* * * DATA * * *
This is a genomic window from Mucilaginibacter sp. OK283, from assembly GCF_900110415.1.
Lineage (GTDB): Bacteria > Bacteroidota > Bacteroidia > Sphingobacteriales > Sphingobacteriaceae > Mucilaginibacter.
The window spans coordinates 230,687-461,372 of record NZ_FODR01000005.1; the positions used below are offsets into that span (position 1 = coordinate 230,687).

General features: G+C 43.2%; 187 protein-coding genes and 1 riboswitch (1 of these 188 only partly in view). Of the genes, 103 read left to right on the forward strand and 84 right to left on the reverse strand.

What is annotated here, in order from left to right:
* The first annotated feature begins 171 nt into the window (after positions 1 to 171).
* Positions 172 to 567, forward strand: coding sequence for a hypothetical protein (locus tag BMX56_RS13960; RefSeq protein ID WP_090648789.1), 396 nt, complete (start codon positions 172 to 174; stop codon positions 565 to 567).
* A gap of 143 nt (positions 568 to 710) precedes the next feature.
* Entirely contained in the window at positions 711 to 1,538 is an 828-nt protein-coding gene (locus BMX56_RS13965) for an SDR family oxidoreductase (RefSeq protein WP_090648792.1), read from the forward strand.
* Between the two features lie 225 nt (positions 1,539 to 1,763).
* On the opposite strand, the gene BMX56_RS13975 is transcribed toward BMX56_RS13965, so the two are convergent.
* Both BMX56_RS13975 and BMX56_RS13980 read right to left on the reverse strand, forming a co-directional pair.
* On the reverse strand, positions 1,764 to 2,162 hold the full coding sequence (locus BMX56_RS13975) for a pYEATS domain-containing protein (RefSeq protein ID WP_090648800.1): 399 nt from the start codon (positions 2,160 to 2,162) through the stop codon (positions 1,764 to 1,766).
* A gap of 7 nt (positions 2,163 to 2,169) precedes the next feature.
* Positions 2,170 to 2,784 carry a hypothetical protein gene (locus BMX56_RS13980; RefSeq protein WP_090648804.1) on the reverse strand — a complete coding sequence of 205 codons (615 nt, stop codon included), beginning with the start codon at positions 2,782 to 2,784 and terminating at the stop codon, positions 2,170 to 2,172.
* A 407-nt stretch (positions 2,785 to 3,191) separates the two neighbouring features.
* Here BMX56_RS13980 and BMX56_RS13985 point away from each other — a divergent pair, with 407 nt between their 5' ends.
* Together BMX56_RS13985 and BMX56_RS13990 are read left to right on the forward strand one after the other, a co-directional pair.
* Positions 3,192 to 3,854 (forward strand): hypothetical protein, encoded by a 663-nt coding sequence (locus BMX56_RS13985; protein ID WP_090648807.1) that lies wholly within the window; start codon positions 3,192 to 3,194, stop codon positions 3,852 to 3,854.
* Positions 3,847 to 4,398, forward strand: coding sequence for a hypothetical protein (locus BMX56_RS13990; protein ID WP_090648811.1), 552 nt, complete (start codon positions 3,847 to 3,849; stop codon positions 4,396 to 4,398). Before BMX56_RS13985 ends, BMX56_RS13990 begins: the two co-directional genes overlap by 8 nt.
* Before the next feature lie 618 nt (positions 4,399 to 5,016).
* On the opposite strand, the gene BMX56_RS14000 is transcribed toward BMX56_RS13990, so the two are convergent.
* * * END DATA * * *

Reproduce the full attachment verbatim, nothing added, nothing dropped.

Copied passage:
This is a genomic window from Mucilaginibacter sp. OK283, from assembly GCF_900110415.1.
Lineage (GTDB): Bacteria > Bacteroidota > Bacteroidia > Sphingobacteriales > Sphingobacteriaceae > Mucilaginibacter.
The window spans coordinates 230,687-461,372 of record NZ_FODR01000005.1; the positions used below are offsets into that span (position 1 = coordinate 230,687).

General features: G+C 43.2%; 187 protein-coding genes and 1 riboswitch (1 of these 188 only partly in view). Of the genes, 103 read left to right on the forward strand and 84 right to left on the reverse strand.

What is annotated here, in order from left to right:
* The first annotated feature begins 171 nt into the window (after positions 1 to 171).
* Positions 172 to 567, forward strand: coding sequence for a hypothetical protein (locus tag BMX56_RS13960; RefSeq protein ID WP_090648789.1), 396 nt, complete (start codon positions 172 to 174; stop codon positions 565 to 567).
* A gap of 143 nt (positions 568 to 710) precedes the next feature.
* Entirely contained in the window at positions 711 to 1,538 is an 828-nt protein-coding gene (locus BMX56_RS13965) for an SDR family oxidoreductase (RefSeq protein WP_090648792.1), read from the forward strand.
* Between the two features lie 225 nt (positions 1,539 to 1,763).
* On the opposite strand, the gene BMX56_RS13975 is transcribed toward BMX56_RS13965, so the two are convergent.
* Both BMX56_RS13975 and BMX56_RS13980 read right to left on the reverse strand, forming a co-directional pair.
* On the reverse strand, positions 1,764 to 2,162 hold the full coding sequence (locus BMX56_RS13975) for a pYEATS domain-containing protein (RefSeq protein ID WP_090648800.1): 399 nt from the start codon (positions 2,160 to 2,162) through the stop codon (positions 1,764 to 1,766).
* A gap of 7 nt (positions 2,163 to 2,169) precedes the next feature.
* Positions 2,170 to 2,784 carry a hypothetical protein gene (locus BMX56_RS13980; RefSeq protein WP_090648804.1) on the reverse strand — a complete coding sequence of 205 codons (615 nt, stop codon included), beginning with the start codon at positions 2,782 to 2,784 and terminating at the stop codon, positions 2,170 to 2,172.
* A 407-nt stretch (positions 2,785 to 3,191) separates the two neighbouring features.
* Here BMX56_RS13980 and BMX56_RS13985 point away from each other — a divergent pair, with 407 nt between their 5' ends.
* Together BMX56_RS13985 and BMX56_RS13990 are read left to right on the forward strand one after the other, a co-directional pair.
* Positions 3,192 to 3,854 (forward strand): hypothetical protein, encoded by a 663-nt coding sequence (locus BMX56_RS13985; protein ID WP_090648807.1) that lies wholly within the window; start codon positions 3,192 to 3,194, stop codon positions 3,852 to 3,854.
* Positions 3,847 to 4,398, forward strand: coding sequence for a hypothetical protein (locus BMX56_RS13990; protein ID WP_090648811.1), 552 nt, complete (start codon positions 3,847 to 3,849; stop codon positions 4,396 to 4,398). Before BMX56_RS13985 ends, BMX56_RS13990 begins: the two co-directional genes overlap by 8 nt.
* Before the next feature lie 618 nt (positions 4,399 to 5,016).
* On the opposite strand, the gene BMX56_RS14000 is transcribed toward BMX56_RS13990, so the two are convergent.